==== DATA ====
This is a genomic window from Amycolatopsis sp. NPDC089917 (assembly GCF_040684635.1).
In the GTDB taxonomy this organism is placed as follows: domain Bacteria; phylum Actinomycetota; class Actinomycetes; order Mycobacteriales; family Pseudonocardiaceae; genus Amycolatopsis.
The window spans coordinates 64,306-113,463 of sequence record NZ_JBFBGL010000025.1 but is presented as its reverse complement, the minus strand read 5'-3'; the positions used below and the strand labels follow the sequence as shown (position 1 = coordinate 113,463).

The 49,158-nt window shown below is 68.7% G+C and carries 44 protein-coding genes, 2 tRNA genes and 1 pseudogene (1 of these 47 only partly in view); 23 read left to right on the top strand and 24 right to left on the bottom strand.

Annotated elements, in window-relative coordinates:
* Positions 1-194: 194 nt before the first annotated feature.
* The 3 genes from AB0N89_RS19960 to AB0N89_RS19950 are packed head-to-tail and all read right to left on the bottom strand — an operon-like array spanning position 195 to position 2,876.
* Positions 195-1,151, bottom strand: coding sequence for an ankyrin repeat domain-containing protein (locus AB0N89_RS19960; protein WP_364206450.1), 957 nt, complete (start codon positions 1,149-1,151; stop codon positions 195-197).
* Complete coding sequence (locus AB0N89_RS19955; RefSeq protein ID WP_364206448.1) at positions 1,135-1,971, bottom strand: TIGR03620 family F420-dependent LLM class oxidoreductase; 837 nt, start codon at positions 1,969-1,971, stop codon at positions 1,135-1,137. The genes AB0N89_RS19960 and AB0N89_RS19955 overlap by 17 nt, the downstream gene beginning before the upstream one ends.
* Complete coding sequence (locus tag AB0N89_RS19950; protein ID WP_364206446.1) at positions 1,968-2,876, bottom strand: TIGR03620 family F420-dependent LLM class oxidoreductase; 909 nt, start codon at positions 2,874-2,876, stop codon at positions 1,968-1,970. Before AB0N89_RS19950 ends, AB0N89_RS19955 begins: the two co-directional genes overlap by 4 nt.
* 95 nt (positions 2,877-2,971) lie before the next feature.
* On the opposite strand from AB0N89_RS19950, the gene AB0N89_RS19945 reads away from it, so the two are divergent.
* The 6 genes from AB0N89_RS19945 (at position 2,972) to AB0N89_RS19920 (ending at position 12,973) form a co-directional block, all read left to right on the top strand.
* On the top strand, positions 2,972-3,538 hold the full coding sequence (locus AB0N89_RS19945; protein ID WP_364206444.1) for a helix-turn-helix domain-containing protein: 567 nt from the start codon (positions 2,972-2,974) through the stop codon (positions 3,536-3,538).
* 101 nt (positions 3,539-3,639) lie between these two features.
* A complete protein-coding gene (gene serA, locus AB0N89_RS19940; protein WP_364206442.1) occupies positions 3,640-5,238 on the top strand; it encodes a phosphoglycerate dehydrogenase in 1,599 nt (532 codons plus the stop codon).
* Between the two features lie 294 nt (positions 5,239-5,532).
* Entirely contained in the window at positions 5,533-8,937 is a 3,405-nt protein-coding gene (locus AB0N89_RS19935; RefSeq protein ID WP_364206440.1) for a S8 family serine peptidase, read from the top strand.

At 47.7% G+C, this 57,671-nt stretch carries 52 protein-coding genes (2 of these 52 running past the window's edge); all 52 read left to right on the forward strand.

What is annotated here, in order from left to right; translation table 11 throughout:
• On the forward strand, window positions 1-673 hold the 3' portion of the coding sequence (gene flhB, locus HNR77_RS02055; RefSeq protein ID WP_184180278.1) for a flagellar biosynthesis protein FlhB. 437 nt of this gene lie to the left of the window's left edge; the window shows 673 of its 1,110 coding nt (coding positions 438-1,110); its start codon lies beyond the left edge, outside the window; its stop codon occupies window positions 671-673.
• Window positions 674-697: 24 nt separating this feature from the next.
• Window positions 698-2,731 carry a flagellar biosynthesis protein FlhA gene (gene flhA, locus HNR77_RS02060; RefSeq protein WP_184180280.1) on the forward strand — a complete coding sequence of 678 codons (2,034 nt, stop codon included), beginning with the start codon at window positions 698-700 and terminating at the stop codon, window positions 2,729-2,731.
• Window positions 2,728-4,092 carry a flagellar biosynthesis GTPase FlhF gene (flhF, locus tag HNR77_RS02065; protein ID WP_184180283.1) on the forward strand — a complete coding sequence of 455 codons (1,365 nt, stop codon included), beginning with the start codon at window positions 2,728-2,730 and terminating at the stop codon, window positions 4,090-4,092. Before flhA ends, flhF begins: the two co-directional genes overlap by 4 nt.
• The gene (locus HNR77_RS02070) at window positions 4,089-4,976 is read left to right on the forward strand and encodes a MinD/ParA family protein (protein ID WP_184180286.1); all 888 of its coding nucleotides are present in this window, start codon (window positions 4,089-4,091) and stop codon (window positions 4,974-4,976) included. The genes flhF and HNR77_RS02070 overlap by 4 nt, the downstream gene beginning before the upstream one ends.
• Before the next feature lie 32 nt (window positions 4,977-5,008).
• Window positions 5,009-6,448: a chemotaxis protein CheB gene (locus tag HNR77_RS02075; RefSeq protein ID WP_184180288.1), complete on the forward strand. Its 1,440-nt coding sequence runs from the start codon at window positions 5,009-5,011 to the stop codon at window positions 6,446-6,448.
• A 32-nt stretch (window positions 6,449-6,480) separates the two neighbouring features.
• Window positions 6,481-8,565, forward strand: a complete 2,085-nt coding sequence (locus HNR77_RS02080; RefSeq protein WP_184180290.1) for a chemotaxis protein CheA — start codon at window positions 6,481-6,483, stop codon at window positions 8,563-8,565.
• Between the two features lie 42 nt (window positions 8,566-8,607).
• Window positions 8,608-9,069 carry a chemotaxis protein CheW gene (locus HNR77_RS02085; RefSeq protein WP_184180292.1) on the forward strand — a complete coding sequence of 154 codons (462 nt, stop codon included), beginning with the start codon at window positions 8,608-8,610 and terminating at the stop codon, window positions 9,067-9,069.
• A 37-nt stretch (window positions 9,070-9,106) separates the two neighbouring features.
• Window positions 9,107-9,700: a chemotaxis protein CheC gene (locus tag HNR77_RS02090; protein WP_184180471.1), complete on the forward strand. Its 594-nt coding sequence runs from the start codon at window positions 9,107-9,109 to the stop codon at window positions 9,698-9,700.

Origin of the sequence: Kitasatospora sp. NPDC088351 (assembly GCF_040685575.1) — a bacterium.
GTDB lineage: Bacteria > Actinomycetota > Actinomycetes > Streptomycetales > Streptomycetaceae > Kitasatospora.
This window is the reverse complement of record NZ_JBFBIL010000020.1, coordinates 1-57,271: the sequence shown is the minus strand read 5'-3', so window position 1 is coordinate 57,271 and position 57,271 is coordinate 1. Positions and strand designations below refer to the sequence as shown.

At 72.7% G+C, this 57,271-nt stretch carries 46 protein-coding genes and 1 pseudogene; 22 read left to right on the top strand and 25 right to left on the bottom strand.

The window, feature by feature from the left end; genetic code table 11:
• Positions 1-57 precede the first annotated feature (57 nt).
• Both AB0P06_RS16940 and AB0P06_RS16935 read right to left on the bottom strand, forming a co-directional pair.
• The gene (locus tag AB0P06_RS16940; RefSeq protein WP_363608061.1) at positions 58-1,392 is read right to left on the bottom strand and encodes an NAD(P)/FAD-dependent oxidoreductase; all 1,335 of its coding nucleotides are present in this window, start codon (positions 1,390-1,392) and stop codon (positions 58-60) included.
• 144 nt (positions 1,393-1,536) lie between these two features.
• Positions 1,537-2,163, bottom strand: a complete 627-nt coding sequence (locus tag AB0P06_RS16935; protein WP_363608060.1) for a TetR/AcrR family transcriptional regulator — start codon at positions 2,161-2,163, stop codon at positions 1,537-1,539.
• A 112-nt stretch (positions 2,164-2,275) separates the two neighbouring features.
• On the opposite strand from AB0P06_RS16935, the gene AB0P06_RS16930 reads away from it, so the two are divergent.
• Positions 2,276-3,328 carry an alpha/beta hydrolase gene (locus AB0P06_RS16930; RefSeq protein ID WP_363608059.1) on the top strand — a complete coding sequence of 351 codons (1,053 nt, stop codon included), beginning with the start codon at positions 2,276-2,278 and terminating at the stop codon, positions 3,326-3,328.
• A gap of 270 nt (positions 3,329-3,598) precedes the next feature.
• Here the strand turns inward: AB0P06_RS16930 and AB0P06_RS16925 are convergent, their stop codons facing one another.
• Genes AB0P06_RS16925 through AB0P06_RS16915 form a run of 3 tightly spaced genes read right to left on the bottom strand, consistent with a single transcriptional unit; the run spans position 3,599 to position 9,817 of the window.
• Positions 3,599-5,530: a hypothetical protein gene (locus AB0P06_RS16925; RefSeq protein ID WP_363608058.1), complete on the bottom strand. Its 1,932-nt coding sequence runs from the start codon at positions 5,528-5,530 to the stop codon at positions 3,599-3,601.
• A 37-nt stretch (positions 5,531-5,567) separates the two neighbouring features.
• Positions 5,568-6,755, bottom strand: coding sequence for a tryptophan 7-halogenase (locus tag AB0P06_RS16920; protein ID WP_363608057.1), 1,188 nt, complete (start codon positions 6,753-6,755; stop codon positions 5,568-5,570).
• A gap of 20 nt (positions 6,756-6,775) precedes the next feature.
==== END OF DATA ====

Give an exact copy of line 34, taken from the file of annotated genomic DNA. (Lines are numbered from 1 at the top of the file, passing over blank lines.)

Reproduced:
Origin of the sequence: Kitasatospora sp. NPDC088351 (assembly GCF_040685575.1) — a bacterium.